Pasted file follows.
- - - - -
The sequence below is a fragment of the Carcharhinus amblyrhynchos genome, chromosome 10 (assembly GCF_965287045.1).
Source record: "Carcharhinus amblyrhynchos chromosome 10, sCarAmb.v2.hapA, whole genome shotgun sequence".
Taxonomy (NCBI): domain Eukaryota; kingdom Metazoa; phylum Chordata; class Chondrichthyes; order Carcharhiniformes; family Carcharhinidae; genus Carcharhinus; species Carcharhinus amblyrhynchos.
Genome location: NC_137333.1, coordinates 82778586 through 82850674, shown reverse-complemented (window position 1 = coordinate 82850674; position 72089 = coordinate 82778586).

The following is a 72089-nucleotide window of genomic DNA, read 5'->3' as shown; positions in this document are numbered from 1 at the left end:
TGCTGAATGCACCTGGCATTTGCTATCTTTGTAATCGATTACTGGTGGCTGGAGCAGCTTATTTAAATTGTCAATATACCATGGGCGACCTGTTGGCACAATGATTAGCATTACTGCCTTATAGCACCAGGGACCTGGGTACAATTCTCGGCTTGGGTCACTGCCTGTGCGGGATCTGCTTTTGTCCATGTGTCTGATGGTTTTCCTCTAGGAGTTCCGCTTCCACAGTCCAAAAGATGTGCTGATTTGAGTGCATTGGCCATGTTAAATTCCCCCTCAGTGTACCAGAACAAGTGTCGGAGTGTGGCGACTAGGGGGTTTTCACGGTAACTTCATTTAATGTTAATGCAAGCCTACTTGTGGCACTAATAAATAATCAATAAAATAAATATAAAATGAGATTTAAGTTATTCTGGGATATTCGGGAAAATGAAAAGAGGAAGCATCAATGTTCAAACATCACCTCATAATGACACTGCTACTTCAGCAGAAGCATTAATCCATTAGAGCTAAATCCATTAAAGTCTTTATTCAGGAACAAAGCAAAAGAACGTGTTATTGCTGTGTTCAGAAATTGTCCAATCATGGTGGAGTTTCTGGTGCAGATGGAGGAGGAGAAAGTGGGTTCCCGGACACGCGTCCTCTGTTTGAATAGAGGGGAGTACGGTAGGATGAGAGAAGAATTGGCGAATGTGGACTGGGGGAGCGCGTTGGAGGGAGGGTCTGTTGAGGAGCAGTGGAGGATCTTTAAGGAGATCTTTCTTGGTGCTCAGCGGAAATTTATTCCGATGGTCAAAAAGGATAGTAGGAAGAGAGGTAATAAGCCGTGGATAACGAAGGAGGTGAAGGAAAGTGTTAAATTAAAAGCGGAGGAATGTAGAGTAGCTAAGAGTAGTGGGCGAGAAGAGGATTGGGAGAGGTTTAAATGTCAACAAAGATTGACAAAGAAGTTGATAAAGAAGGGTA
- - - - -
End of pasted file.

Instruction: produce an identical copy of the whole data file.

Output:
The sequence below is a fragment of the Carcharhinus amblyrhynchos genome, chromosome 10 (assembly GCF_965287045.1).
Source record: "Carcharhinus amblyrhynchos chromosome 10, sCarAmb.v2.hapA, whole genome shotgun sequence".
Taxonomy (NCBI): domain Eukaryota; kingdom Metazoa; phylum Chordata; class Chondrichthyes; order Carcharhiniformes; family Carcharhinidae; genus Carcharhinus; species Carcharhinus amblyrhynchos.
Genome location: NC_137333.1, coordinates 82778586 through 82850674, shown reverse-complemented (window position 1 = coordinate 82850674; position 72089 = coordinate 82778586).

The following is a 72089-nucleotide window of genomic DNA, read 5'->3' as shown; positions in this document are numbered from 1 at the left end:
TGCTGAATGCACCTGGCATTTGCTATCTTTGTAATCGATTACTGGTGGCTGGAGCAGCTTATTTAAATTGTCAATATACCATGGGCGACCTGTTGGCACAATGATTAGCATTACTGCCTTATAGCACCAGGGACCTGGGTACAATTCTCGGCTTGGGTCACTGCCTGTGCGGGATCTGCTTTTGTCCATGTGTCTGATGGTTTTCCTCTAGGAGTTCCGCTTCCACAGTCCAAAAGATGTGCTGATTTGAGTGCATTGGCCATGTTAAATTCCCCCTCAGTGTACCAGAACAAGTGTCGGAGTGTGGCGACTAGGGGGTTTTCACGGTAACTTCATTTAATGTTAATGCAAGCCTACTTGTGGCACTAATAAATAATCAATAAAATAAATATAAAATGAGATTTAAGTTATTCTGGGATATTCGGGAAAATGAAAAGAGGAAGCATCAATGTTCAAACATCACCTCATAATGACACTGCTACTTCAGCAGAAGCATTAATCCATTAGAGCTAAATCCATTAAAGTCTTTATTCAGGAACAAAGCAAAAGAACGTGTTATTGCTGTGTTCAGAAATTGTCCAATCATGGTGGAGTTTCTGGTGCAGATGGAGGAGGAGAAAGTGGGTTCCCGGACACGCGTCCTCTGTTTGAATAGAGGGGAGTACGGTAGGATGAGAGAAGAATTGGCGAATGTGGACTGGGGGAGCGCGTTGGAGGGAGGGTCTGTTGAGGAGCAGTGGAGGATCTTTAAGGAGATCTTTCTTGGTGCTCAGCGGAAATTTATTCCGATGGTCAAAAAGGATAGTAGGAAGAGAGGTAATAAGCCGTGGATAACGAAGGAGGTGAAGGAAAGTGTTAAATTAAAAGCGGAGGAATGTAGAGTAGCTAAGAGTAGTGGGCGAGAAGAGGATTGGGAGAGGTTTAAATGTCAACAAAGATTGACAAAGAAGTTGATAAAGAAGGGTA